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Your Career

How Do You Handle Career Risks?

You can’t go through life without taking some risks—including in the workplace. But how should you decide which career risks are worth taking?

Taking ill-considered risks can lead to setbacks or costly losses. On the other hand, taking too few risks can make it hard to move forward. Finding the right balance is important.

Types of risk

Most risks break down into 3 categories: physical, emotional, and financial. In the workplace:

  • Physical risks have to do with your work environment. For example, you will have more physical risk if you work with power tools than if you work in an office. But if you sit for 8 hours a day at an office job, your health could also be at risk.
  • Emotional risks involve other people. For example, you may feel an emotional risk if you ask your co-workers for help. You may worry they will think less of you. On the other hand, not asking for help could create bigger problems.
  • Financial risks involve gaining or losing money. For example, you face financial risk if you are thinking about quitting a job or investing in an education program. But if you find out as much information as possible about your options, you may be able to reduce the risk.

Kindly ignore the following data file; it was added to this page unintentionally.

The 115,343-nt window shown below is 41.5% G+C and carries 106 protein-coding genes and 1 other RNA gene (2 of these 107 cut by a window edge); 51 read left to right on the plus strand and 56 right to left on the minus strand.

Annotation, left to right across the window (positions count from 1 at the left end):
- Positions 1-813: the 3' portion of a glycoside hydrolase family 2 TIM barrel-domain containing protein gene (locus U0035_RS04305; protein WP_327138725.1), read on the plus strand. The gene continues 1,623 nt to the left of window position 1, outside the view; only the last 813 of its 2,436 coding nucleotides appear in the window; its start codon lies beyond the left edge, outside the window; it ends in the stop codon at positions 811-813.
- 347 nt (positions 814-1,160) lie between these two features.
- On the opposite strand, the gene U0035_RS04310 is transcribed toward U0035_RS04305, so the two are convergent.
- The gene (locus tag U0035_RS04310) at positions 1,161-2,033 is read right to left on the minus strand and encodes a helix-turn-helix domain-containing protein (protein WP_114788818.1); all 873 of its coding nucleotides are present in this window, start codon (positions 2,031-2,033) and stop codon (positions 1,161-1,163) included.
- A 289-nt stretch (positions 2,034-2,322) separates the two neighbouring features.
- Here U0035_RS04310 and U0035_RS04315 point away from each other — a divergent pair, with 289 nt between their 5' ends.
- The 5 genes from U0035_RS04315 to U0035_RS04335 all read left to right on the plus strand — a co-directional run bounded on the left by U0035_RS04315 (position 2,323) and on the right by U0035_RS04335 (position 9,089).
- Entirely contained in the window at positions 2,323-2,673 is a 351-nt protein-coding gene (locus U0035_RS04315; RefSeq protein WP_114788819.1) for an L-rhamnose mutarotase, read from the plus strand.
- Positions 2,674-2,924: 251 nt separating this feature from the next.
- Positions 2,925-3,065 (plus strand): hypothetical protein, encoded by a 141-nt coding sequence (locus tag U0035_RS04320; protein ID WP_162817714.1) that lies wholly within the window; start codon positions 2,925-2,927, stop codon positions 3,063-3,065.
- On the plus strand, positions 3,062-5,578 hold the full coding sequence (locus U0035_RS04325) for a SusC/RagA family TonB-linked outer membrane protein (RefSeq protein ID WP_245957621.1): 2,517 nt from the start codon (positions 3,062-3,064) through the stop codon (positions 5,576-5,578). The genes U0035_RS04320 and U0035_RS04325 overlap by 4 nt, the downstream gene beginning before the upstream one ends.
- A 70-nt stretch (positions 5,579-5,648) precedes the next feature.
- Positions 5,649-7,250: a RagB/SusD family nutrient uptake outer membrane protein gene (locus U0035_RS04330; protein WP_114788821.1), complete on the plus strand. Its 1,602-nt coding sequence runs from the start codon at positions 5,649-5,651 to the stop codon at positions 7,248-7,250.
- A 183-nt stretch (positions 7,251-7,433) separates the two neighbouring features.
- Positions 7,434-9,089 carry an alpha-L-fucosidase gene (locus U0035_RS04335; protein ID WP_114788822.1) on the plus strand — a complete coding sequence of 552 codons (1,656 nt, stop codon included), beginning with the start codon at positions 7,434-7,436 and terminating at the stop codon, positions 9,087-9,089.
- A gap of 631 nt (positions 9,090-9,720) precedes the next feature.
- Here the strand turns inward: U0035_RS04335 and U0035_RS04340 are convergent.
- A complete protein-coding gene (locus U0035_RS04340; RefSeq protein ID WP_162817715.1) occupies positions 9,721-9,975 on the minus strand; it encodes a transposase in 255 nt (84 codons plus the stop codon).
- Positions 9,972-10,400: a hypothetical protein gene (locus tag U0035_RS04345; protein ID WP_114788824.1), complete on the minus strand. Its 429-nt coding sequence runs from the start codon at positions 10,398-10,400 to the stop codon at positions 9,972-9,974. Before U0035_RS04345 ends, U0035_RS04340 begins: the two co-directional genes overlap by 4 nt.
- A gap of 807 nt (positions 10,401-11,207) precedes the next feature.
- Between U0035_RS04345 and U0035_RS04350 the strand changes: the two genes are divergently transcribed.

You may be willing to take risks in some areas, but not in others. For example, you may feel comfortable taking a financial risk, like buying new clothes for job interviews. But you may not be comfortable with an emotional risk, like joining in social activities with co-workers.

Approaches to risk

People have different comfort levels with risk. What seems risky to you may not seem risky to someone else.

There are 3 basic styles of risk-takers:

  • Impulsive risk-takers make decisions very quickly. They often make little or no attempt to reduce the risk or consider the possible negative outcomes.
  • Extremely cautious risk-takers take a long time to make decisions. They tend to do everything possible to prevent negative outcomes. But by the time they decide on something, the opportunity may have passed.
  • Calculated risk-takers know the chances of success and the likely outcomes of failure before taking the risk.

Of the 3 styles of risk-taking, calculated risk-taking is usually the most effective.

Become an effective risk-taker